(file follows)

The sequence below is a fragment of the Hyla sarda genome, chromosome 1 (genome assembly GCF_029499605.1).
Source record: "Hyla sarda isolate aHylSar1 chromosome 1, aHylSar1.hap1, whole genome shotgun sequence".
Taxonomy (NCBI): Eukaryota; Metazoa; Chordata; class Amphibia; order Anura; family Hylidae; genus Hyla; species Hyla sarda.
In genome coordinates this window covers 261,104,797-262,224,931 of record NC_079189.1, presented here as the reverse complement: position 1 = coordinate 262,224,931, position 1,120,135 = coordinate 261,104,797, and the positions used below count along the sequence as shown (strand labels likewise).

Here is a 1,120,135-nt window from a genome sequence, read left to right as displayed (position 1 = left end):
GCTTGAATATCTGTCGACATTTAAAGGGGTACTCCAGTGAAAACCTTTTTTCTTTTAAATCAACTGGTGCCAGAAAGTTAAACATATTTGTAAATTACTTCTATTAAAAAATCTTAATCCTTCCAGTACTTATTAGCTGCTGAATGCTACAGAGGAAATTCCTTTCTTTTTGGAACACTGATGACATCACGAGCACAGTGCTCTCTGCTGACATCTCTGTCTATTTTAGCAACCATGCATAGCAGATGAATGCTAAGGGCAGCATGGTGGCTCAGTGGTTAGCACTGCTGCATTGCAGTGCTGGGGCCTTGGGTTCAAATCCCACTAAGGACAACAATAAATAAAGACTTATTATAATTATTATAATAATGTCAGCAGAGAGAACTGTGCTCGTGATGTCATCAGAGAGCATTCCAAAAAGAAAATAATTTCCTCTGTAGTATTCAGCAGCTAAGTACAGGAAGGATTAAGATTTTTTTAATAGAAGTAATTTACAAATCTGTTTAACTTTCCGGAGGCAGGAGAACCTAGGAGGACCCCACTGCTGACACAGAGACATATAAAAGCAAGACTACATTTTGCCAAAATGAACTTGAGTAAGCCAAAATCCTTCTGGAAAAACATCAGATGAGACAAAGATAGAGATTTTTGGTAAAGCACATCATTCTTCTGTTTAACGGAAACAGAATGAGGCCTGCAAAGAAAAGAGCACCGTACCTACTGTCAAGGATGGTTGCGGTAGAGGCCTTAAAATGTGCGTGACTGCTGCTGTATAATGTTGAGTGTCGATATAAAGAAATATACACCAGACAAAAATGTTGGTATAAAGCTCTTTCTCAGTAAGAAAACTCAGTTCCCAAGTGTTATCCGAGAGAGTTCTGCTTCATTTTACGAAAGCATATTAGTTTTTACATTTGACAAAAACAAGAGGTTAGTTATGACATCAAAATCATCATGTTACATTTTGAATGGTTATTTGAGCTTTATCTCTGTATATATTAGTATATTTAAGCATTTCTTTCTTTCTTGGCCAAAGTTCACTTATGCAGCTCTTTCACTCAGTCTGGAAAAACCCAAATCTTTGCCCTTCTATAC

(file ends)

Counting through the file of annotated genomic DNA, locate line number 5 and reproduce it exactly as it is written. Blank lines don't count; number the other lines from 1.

Here is a 1,120,135-nt window from a genome sequence, read left to right as displayed (position 1 = left end):